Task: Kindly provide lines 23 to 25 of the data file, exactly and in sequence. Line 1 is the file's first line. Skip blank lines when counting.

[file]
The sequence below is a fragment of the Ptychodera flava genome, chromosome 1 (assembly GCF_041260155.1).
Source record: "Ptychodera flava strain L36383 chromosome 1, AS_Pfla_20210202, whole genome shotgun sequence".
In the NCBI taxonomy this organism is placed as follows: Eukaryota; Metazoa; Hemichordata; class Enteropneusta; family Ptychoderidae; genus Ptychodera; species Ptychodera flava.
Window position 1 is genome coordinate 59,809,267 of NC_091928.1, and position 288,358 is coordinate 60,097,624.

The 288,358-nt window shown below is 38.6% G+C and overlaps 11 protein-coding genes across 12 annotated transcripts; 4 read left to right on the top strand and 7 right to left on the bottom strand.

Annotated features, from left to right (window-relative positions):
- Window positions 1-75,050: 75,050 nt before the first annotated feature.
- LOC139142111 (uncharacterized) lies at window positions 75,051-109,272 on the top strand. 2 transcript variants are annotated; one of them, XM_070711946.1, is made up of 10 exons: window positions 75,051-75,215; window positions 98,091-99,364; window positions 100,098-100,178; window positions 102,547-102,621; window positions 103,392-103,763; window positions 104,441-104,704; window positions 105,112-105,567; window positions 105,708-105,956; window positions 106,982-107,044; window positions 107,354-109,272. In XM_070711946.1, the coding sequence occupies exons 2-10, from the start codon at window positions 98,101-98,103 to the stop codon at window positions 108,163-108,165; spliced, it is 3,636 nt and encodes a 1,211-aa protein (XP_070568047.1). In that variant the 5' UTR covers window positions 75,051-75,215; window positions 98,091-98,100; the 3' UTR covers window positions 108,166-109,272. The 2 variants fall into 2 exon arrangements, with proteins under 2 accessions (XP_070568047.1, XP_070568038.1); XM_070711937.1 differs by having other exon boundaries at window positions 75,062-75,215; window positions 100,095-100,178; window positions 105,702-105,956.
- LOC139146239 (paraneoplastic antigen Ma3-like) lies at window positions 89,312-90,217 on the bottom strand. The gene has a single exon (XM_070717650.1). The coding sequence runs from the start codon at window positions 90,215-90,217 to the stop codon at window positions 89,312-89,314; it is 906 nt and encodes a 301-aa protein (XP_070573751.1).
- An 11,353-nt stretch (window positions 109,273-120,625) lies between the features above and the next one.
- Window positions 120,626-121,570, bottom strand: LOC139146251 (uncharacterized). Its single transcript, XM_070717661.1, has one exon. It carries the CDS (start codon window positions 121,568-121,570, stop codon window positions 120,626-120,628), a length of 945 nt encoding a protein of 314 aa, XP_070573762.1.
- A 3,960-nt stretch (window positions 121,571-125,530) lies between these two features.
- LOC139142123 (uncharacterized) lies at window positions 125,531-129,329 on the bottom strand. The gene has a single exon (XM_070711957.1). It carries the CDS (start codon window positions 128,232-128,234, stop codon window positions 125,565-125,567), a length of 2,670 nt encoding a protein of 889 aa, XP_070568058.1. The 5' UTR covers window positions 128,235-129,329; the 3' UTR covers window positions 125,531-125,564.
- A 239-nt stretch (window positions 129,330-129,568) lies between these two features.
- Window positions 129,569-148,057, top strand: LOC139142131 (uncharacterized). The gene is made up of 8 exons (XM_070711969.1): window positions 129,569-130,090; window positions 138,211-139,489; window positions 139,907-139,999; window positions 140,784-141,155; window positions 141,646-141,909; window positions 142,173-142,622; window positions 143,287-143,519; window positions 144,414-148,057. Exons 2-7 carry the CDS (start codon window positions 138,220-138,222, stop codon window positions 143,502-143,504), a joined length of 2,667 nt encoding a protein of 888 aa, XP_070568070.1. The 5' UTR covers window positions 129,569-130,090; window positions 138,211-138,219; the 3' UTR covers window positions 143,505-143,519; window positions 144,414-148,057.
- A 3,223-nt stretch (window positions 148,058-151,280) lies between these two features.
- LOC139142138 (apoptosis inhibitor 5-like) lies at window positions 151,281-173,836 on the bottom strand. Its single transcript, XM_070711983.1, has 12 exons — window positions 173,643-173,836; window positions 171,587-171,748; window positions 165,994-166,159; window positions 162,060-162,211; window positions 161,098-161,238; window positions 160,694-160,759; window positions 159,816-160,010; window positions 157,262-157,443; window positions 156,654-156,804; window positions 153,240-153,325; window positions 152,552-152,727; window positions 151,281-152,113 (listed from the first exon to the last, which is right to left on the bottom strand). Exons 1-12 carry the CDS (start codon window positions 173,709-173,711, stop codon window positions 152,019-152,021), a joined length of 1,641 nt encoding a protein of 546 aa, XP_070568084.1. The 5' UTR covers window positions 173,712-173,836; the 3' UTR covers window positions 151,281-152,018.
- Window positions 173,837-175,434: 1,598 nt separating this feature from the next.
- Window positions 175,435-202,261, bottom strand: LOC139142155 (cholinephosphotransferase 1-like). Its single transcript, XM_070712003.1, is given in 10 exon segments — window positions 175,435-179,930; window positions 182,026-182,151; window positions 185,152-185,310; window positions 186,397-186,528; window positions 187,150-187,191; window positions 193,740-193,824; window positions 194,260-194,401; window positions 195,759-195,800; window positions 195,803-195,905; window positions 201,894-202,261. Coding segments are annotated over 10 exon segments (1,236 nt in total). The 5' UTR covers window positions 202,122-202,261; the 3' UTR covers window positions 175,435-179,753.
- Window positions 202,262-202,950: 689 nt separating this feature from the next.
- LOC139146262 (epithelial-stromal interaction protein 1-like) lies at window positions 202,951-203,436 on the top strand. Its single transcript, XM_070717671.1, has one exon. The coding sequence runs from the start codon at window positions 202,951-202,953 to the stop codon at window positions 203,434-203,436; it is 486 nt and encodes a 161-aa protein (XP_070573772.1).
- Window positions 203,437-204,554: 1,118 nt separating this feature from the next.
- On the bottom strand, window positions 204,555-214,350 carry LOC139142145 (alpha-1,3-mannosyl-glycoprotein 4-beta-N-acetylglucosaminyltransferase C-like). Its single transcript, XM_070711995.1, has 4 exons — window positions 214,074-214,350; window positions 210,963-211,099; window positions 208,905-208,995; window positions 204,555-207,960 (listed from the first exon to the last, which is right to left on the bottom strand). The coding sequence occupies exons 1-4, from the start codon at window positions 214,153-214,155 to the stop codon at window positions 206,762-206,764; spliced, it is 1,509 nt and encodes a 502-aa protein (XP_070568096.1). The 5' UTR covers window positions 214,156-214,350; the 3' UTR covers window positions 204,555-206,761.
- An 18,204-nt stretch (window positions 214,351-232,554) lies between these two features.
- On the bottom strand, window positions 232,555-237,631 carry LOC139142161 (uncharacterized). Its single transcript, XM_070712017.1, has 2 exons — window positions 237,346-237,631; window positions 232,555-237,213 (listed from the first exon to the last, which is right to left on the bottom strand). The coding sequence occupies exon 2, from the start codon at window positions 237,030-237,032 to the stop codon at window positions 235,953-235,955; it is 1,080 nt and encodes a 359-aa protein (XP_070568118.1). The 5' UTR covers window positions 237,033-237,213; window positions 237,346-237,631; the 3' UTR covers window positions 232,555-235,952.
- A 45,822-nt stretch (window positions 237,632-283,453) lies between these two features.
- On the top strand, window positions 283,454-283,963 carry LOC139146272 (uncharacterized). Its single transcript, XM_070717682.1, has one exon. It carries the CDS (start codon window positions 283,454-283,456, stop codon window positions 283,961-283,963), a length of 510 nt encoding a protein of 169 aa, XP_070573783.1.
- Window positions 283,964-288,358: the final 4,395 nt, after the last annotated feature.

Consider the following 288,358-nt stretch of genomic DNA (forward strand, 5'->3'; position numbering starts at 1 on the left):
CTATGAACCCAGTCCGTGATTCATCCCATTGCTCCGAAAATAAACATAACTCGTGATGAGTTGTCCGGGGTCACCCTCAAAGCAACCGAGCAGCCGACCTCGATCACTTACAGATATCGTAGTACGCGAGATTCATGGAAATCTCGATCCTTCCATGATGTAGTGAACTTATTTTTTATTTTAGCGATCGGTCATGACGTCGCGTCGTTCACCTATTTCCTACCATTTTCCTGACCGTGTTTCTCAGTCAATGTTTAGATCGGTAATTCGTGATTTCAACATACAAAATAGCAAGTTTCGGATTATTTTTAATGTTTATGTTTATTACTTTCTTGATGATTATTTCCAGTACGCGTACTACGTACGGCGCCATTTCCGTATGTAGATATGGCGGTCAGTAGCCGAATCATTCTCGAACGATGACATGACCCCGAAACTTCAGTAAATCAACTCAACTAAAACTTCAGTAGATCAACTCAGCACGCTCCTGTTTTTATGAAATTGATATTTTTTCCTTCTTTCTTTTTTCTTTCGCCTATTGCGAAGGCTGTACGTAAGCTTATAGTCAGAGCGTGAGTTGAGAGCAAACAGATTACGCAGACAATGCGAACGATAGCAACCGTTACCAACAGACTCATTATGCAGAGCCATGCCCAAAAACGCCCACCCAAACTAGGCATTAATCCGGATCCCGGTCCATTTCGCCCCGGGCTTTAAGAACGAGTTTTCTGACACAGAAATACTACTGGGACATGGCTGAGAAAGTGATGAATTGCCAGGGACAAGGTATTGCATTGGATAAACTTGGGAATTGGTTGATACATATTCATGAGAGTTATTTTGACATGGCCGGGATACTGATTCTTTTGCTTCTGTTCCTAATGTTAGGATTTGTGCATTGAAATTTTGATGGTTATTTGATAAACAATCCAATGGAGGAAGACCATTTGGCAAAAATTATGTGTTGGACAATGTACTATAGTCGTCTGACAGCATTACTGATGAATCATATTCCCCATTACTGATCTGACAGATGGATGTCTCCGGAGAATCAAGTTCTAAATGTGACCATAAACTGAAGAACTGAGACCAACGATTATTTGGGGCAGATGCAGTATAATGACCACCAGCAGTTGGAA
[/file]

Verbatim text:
- On the bottom strand, window positions 204,555-214,350 carry LOC139142145 (alpha-1,3-mannosyl-glycoprotein 4-beta-N-acetylglucosaminyltransferase C-like). Its single transcript, XM_070711995.1, has 4 exons — window positions 214,074-214,350; window positions 210,963-211,099; window positions 208,905-208,995; window positions 204,555-207,960 (listed from the first exon to the last, which is right to left on the bottom strand). The coding sequence occupies exons 1-4, from the start codon at window positions 214,153-214,155 to the stop codon at window positions 206,762-206,764; spliced, it is 1,509 nt and encodes a 502-aa protein (XP_070568096.1). The 5' UTR covers window positions 214,156-214,350; the 3' UTR covers window positions 204,555-206,761.
- An 18,204-nt stretch (window positions 214,351-232,554) lies between these two features.
- On the bottom strand, window positions 232,555-237,631 carry LOC139142161 (uncharacterized). Its single transcript, XM_070712017.1, has 2 exons — window positions 237,346-237,631; window positions 232,555-237,213 (listed from the first exon to the last, which is right to left on the bottom strand). The coding sequence occupies exon 2, from the start codon at window positions 237,030-237,032 to the stop codon at window positions 235,953-235,955; it is 1,080 nt and encodes a 359-aa protein (XP_070568118.1). The 5' UTR covers window positions 237,033-237,213; window positions 237,346-237,631; the 3' UTR covers window positions 232,555-235,952.